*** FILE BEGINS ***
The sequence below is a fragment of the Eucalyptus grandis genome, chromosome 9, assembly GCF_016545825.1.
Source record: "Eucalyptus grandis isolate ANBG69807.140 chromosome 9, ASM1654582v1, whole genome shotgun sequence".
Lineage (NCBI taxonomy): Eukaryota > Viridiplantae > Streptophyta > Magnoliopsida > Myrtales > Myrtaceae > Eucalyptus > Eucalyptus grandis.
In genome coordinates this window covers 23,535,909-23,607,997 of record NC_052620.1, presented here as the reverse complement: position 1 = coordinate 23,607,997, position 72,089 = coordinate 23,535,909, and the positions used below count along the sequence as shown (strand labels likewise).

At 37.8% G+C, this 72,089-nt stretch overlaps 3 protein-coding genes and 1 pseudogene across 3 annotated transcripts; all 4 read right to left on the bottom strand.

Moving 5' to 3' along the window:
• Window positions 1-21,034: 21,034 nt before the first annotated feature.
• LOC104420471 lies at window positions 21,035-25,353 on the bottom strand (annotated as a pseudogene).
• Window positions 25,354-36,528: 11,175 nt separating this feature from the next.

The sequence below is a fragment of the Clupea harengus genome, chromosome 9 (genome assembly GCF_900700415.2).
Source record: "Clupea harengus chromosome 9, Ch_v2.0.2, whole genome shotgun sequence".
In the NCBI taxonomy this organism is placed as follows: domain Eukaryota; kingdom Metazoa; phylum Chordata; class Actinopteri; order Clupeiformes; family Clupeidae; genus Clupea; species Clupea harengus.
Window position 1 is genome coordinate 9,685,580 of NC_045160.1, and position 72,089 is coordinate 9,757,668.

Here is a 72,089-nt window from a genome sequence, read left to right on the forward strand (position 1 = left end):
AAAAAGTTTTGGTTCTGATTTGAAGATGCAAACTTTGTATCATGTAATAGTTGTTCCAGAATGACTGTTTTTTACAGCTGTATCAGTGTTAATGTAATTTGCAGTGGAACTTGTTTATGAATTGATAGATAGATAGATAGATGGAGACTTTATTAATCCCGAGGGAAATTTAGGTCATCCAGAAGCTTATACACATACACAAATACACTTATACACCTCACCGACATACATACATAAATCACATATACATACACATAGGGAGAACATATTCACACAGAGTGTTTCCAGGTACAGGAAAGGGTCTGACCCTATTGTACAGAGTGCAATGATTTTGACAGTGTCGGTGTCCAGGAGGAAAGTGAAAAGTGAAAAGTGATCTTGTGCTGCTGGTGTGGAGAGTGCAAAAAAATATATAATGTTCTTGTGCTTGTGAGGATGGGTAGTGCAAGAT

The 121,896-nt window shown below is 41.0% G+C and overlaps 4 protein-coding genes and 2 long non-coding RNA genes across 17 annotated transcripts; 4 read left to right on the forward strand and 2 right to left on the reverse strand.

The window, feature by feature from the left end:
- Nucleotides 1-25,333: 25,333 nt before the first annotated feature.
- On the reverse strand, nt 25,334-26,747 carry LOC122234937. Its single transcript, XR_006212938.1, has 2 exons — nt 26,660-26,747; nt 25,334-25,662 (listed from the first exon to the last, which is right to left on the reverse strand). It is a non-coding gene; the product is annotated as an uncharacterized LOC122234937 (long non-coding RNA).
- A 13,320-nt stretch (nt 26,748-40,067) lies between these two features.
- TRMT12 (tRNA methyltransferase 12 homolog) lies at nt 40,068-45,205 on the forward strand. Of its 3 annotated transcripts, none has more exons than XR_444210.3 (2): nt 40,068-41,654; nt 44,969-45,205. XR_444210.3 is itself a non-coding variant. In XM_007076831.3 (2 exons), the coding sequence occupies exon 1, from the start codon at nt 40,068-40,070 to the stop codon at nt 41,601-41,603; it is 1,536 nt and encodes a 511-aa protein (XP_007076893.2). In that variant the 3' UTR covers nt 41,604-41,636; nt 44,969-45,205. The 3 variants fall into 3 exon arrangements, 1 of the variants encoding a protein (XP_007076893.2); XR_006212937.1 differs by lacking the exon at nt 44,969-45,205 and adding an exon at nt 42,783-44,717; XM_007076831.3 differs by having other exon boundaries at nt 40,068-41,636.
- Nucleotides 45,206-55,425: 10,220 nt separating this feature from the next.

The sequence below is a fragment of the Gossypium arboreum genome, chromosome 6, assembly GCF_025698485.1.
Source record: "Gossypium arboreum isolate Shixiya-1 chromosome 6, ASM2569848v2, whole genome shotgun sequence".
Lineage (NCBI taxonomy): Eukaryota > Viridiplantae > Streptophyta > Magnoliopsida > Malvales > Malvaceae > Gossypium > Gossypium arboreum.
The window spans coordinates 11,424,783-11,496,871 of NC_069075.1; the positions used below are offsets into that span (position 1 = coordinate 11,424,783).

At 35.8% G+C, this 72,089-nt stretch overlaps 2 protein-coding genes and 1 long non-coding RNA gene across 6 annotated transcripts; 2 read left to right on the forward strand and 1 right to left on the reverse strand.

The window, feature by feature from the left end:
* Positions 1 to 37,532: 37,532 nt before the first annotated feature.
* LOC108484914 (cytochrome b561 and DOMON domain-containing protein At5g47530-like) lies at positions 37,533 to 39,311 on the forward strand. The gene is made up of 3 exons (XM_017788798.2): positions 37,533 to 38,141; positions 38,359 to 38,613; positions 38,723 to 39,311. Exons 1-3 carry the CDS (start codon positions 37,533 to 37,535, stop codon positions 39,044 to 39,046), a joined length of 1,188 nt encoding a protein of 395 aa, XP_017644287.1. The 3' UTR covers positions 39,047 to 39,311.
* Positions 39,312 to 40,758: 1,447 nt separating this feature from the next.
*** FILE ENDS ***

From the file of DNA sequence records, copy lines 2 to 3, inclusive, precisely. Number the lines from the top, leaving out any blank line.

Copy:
Source record: "Eucalyptus grandis isolate ANBG69807.140 chromosome 9, ASM1654582v1, whole genome shotgun sequence".
Lineage (NCBI taxonomy): Eukaryota > Viridiplantae > Streptophyta > Magnoliopsida > Myrtales > Myrtaceae > Eucalyptus > Eucalyptus grandis.